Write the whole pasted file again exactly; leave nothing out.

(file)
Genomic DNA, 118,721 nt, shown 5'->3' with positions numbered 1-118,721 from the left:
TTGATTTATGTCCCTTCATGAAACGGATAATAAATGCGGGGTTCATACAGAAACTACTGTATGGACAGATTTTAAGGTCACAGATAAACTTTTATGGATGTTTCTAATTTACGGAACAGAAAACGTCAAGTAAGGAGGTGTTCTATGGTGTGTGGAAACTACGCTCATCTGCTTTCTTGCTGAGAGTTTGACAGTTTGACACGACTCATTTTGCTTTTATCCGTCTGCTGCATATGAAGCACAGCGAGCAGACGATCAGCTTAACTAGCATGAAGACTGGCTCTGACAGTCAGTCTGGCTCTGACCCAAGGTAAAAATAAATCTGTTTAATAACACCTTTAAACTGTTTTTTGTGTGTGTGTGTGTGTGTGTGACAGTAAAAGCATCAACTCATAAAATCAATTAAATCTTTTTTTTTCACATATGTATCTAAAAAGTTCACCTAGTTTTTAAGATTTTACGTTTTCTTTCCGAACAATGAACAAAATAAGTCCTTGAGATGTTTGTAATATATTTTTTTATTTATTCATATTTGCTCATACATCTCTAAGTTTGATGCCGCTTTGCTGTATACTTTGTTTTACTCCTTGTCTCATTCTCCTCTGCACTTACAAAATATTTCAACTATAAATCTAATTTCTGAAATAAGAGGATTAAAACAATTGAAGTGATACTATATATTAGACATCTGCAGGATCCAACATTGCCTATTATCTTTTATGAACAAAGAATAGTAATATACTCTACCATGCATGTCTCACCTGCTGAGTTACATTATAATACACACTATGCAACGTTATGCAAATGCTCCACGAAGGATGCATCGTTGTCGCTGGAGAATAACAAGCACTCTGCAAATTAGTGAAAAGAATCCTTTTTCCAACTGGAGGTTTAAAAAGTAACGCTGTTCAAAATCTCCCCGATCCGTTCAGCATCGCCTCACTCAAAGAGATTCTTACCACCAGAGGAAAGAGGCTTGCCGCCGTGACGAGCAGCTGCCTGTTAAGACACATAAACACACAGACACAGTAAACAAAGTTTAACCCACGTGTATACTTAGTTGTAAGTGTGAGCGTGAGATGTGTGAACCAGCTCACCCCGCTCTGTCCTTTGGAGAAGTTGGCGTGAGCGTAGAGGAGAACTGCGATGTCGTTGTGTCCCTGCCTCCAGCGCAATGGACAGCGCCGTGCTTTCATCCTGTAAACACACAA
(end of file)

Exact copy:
Genomic DNA, 118,721 nt, shown 5'->3' with positions numbered 1-118,721 from the left:
TTGATTTATGTCCCTTCATGAAACGGATAATAAATGCGGGGTTCATACAGAAACTACTGTATGGACAGATTTTAAGGTCACAGATAAACTTTTATGGATGTTTCTAATTTACGGAACAGAAAACGTCAAGTAAGGAGGTGTTCTATGGTGTGTGGAAACTACGCTCATCTGCTTTCTTGCTGAGAGTTTGACAGTTTGACACGACTCATTTTGCTTTTATCCGTCTGCTGCATATGAAGCACAGCGAGCAGACGATCAGCTTAACTAGCATGAAGACTGGCTCTGACAGTCAGTCTGGCTCTGACCCAAGGTAAAAATAAATCTGTTTAATAACACCTTTAAACTGTTTTTTGTGTGTGTGTGTGTGTGTGTGACAGTAAAAGCATCAACTCATAAAATCAATTAAATCTTTTTTTTTCACATATGTATCTAAAAAGTTCACCTAGTTTTTAAGATTTTACGTTTTCTTTCCGAACAATGAACAAAATAAGTCCTTGAGATGTTTGTAATATATTTTTTTATTTATTCATATTTGCTCATACATCTCTAAGTTTGATGCCGCTTTGCTGTATACTTTGTTTTACTCCTTGTCTCATTCTCCTCTGCACTTACAAAATATTTCAACTATAAATCTAATTTCTGAAATAAGAGGATTAAAACAATTGAAGTGATACTATATATTAGACATCTGCAGGATCCAACATTGCCTATTATCTTTTATGAACAAAGAATAGTAATATACTCTACCATGCATGTCTCACCTGCTGAGTTACATTATAATACACACTATGCAACGTTATGCAAATGCTCCACGAAGGATGCATCGTTGTCGCTGGAGAATAACAAGCACTCTGCAAATTAGTGAAAAGAATCCTTTTTCCAACTGGAGGTTTAAAAAGTAACGCTGTTCAAAATCTCCCCGATCCGTTCAGCATCGCCTCACTCAAAGAGATTCTTACCACCAGAGGAAAGAGGCTTGCCGCCGTGACGAGCAGCTGCCTGTTAAGACACATAAACACACAGACACAGTAAACAAAGTTTAACCCACGTGTATACTTAGTTGTAAGTGTGAGCGTGAGATGTGTGAACCAGCTCACCCCGCTCTGTCCTTTGGAGAAGTTGGCGTGAGCGTAGAGGAGAACTGCGATGTCGTTGTGTCCCTGCCTCCAGCGCAATGGACAGCGCCGTGCTTTCATCCTGTAAACACACAA